Don’t look at fitness models – of course it’s going to make you feel lazy. Maybe they’ve invested 5,000 hours into fitness, but you’re on hour #10.

The thing is this: our mind doesn’t realize that. The mind just says, “Ugh, why don’t I look like that. I want to look like that. I hate myself.” The mind is dumb and irrational.

Your Tiny Habit For Today

1. Challenge the idea that you’re actually lazy – is it maybe just a narrative? Is it a story we keep telling ourselves even though it’s not always true?

2. Are you working on stuff you like? Or are you trying to force yourself to do stuff you hate? Congratulations… I feel lazy too when I wake up at 5 am because I hate it.

3. Is the goal too big? If you just started exercising, unfollow all these idiots on Instagram and the fitness freaks. They won’t motivate you – they’ll demotivate you because you might have a long way to go.

Any of these things could manifest as laziness, and then lead you to believe you really are.

But is it true?

– Alex

What activity typically makes you feel the laziest? Share below.

Have You Read My New Book Yet?

  Read more about this in my book Master The Day. You’ll learn the nine daily success habits I learned interviewing people that lost 100+ pounds and kept it off in a healthy way – by changing their habits. Plus, you’ll get a free $100 bonus video course if you show me your receipt. You can get the audiobook here too.

6 comments… add one

  1. I am super lazy in the morning. If I don’t have a compelling reason to get up immediately, I just ignore the alarm clocks and sleep my precious 10 hours.

    Also when it comes to work, I am a lazy ass. I will do whatever is expected, but not more, and spend the rest of the day doing my things.

    Exercises in the evening are also no-no, so I just go in the morning.

    Otherwise, I don’t feel lazy, whatever my mom thinks. 🙂 I call it efficiency.

    1. Hey Anna! Haha, I feel you there.

      Well let me ask you this: is this current routine getting you the results you want?

      1. Definitely, otherwise I wouldn’t call it efficiency. =) In university I have GPA 4+, I get basically praised at my current job (because no one cares how many hours I actually work), and I invest enough time in my own projects, physical activity and personal life.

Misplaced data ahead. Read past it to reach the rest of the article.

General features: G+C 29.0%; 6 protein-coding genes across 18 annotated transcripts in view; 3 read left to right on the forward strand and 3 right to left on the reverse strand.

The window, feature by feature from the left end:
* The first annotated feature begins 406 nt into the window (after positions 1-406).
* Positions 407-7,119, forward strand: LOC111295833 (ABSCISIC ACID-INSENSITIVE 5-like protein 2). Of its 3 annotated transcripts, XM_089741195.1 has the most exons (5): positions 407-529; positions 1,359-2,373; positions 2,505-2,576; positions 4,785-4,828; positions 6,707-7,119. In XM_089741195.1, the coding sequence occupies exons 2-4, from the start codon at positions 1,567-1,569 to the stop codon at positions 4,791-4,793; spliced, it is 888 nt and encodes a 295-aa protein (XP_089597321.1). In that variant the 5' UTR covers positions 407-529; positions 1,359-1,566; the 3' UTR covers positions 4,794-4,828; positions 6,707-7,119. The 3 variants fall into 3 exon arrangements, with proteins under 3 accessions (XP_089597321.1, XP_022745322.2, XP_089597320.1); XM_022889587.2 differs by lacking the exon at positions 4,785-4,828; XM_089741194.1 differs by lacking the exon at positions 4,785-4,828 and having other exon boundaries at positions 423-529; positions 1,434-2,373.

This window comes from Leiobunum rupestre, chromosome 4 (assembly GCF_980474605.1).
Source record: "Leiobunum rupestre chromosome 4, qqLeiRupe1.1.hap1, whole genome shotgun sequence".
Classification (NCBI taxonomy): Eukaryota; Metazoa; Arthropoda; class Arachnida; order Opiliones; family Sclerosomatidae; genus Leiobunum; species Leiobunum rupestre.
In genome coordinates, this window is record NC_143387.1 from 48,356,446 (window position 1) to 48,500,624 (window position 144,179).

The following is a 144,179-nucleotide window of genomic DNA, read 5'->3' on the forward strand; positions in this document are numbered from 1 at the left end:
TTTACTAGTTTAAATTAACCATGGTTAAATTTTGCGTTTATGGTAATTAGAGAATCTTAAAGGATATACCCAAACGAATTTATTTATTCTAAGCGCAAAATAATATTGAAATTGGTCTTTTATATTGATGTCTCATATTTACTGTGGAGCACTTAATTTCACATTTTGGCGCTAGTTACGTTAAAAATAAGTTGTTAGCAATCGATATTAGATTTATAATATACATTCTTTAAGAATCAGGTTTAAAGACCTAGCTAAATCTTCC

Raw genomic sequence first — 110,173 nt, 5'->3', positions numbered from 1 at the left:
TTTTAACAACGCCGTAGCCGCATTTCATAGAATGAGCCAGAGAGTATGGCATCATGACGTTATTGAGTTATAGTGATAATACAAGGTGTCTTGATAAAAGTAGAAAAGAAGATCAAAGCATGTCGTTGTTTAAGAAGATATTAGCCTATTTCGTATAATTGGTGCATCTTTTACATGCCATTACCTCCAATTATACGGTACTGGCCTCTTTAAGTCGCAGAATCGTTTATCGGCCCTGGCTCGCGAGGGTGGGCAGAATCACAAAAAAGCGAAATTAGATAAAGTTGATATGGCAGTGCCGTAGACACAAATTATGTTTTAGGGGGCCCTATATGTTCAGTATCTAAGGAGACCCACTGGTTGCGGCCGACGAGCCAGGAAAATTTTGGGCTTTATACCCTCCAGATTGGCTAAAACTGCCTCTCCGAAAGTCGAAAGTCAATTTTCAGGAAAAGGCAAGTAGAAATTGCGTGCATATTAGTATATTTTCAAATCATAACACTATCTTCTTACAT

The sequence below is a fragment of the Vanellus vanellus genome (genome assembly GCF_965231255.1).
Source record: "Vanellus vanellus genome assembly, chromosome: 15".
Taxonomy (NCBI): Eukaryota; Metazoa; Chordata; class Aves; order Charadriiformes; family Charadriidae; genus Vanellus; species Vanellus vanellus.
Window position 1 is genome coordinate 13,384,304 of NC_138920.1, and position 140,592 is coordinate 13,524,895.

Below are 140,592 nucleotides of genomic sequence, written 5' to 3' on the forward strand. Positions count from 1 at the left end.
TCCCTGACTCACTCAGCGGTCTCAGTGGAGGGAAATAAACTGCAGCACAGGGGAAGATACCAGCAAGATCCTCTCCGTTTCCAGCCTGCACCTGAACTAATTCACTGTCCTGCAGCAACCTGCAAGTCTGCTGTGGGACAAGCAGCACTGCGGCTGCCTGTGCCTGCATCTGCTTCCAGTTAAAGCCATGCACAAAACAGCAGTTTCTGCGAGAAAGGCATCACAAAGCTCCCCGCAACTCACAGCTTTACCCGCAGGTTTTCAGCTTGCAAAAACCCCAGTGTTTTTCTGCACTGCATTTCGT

If I over-strain myself, I just end up binge-watching tv-shows or youtube videos, or playing games all night.

  2. Top advice.
    I seem to be generally very conscientious when it comes to working for someone else, but am nowhere near as kind to myself!
    I am feeling rather spent lately though and finding it hard to even focus at work.
    Work environment and management style/lack of management certainly doesn’t help.
    My routine consists of working from home on Mondays, which I think generally goes well for me (and for my work), then Tue to Fri up at around 8am, ready for work, bus for 25 mins then transfer to another bus for 25 mins (with a 30 mins or so gap in-between) then work from 10.30am to 5pm, then buses back. I am spent at the end of each day and at the end of each week, especially as I have to fit in all the housework that I mostly hate in-between all of this as well. I do get a walk in (15 mins or so) to the bus in the morning.
    Not sure how to go about getting more energy to do things that I actually want to do, and should do for my body, mind and soul, apart from stuffing around on the internet lol.
    Anyway rant over!

    1. Hah, Mel – just do the best you can with what you have. That’s what I did, and that’s how many other people got started pursuing any goal.

  3. Having to go to the gym but deciding to skip – because it’s raining, or it’s before my period, or I had a long day in the wards – makes me feel lazy.

    Anyhow, I just found your website today, Alexander, and I think it’s great! So different from the thousands of health websites, but your advice is very intuitive, and I think very powerful. Thanks so much.